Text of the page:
April is National Poetry Month, but poetry is with us all year around Tampa Bay. Two of the area’s most accomplished poets have recent books that experiment effectively with form and format.
Tampa Bay area poets swept the poetry category in this year’s Florida Book Awards, with a gold medal for Gloria Muñoz, silver for Julia Koets and bronze for John Davis Jr. (All three will read from and sign their work at Tombolo Books in St. Petersburg April 25; see below.)
Muñoz’s remarkable book of poems, Danzirly, also received the Academy of American Poets’ Ambroggio Prize. A graduate of the University of South Florida’s creative writing MFA program, she teaches at Eckerd College in St. Petersburg.
Muñoz is Colombian American and multilingual, and each of the poems in Danzirly is presented in two versions: one in Spanish, one in English. She was her own translator, effectively writing two poems.
That bilingual format is especially appropriate for the poems that deal in some way with living in an immigrant family. The book’s intriguing title is a nod to Muñoz’s father, who like many immigrants became an enthusiastic patriot in his adopted nation.
The word comes from his early days of learning English:
“… Oh, say can you see by the danzirly light? And it is
danzirly. When learning the anthem, I have claimed this adjective
as the most glorious exclamation in the English language. He greeted strangers at the grocery store with:
What a danzirly day! …”
The poem paints a portrait of a man who knows people might smirk at his accent, but he is “not / naively, but brazenly grateful to live / under this dawn’s early sky.”
Another side of family life appears in the powerful Mother Machine, a series of striking images of a mother working at home on a sewing machine as her little daughter vies for attention. The mother and the machine that she makes her living with merge into a chilling robot in the child’s eyes, a transformation and sacrifice.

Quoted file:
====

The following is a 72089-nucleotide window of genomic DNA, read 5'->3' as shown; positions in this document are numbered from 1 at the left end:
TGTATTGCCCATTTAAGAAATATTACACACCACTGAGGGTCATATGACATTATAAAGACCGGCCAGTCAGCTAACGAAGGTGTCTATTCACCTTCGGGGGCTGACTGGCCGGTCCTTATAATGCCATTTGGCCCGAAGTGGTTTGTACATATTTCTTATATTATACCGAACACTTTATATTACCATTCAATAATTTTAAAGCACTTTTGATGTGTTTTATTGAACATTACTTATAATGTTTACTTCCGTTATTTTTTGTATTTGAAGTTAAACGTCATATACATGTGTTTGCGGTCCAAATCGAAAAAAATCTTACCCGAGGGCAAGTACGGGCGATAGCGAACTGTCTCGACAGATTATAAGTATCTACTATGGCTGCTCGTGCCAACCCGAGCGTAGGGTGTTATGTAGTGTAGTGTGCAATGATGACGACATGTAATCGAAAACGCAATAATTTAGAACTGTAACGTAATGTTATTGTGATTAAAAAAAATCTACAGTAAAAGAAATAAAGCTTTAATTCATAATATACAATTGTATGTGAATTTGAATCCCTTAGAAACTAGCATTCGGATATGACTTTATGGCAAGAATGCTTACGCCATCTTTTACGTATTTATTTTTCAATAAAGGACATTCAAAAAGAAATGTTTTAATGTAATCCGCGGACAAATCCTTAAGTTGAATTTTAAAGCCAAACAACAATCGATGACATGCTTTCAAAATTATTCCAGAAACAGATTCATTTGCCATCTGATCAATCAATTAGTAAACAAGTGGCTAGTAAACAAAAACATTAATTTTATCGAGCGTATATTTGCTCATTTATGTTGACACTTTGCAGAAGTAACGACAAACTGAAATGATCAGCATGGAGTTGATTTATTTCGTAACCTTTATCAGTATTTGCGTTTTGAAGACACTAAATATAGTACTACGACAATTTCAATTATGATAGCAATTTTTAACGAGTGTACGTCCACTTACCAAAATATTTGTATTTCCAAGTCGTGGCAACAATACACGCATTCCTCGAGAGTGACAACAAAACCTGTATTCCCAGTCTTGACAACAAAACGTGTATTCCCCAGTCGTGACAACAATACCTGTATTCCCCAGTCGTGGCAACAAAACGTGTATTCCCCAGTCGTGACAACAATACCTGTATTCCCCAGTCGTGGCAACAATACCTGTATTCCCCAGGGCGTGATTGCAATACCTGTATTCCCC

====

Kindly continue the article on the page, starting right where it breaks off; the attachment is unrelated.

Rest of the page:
Other poems turn a mordant eye on American culture, like three short poems titled Latin Lucy, Latin Leia and Latin Hillary. Latina Lucy works in a bar, sole support of her musician husband de ella and “little Ricky, / who has cancer & is waiting / for her to come home but / she has to close.” Latina Leia, sick of her gold bikini, “wants some / armor, to not worry about a nipple slip.” Latina Hillary, criticized on the campaign trail for not being “warm / enough, you know, like Latinas / should be,” shuts herself into a tanning bed to scream out her frustration.
My Spanish skills are minimal, but I found it rewarding to read each poem in Danzirly in English first, then read the Spanish version aloud, savoring the rhythm of the lines and the mirrored meaning.
“One House Down”
Tampa poet Gianna Russo’s latest book is All I See Is Your Glinting: 90 Days in the Pandemic. Russo, a third-generation Tampa native, earned her MFA in creative writing from the University of Tampa and teaches at Saint Leo University. She’s also the city of Tampa’s official Wordsmith, the first person to hold the title.
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All I See Is Your Glinting is a group of poems written in late 2020 and early 2021 in response to the coronavirus pandemic. In reaction to the chaos of those days, Russo invented a form for her poems that she calls daily. When she wrote a poem, she would add up the numbers of the day’s date and use the total as the word count for the poem.
The result is brief, haiku-like poems that focus on images and intense emotional response. All the poems are titled with their dates; here is 10/27.
and dread radiates
across my chest., my brain.
The book pairs its poems with color photographs by Tampa photographer Jenny Carey. They’re almost abstract, images of puddles, rusty benches, fallen petals, human beings absent from all of them.
Russo’s poems capture the emotional tone of a terrible time and find moments of beauty in it; Carey’s photographs expand that effect.
By Gloria Munoz
University of Arizona Press, 147 pages, $16.95
All I See Is Your Glinting: 90 Days in the Pandemic
By Gianna Russo, photographs by Jenny Carey
Madville Publishing, 81 pages, $28.95
Meet the authors
In celebration of National Poetry Month, Florida Book Award winners for poetry Gloria Munoz (Danzirly), Julia Koets (Pine) and John Davis Jr.. (The Places That Hold) will read from and sign their books at 7 pm April 25 at Tombolo Books, 2136 First Ave. S, St. Petersburg. Free: RSVP at tombolobooks.com/events.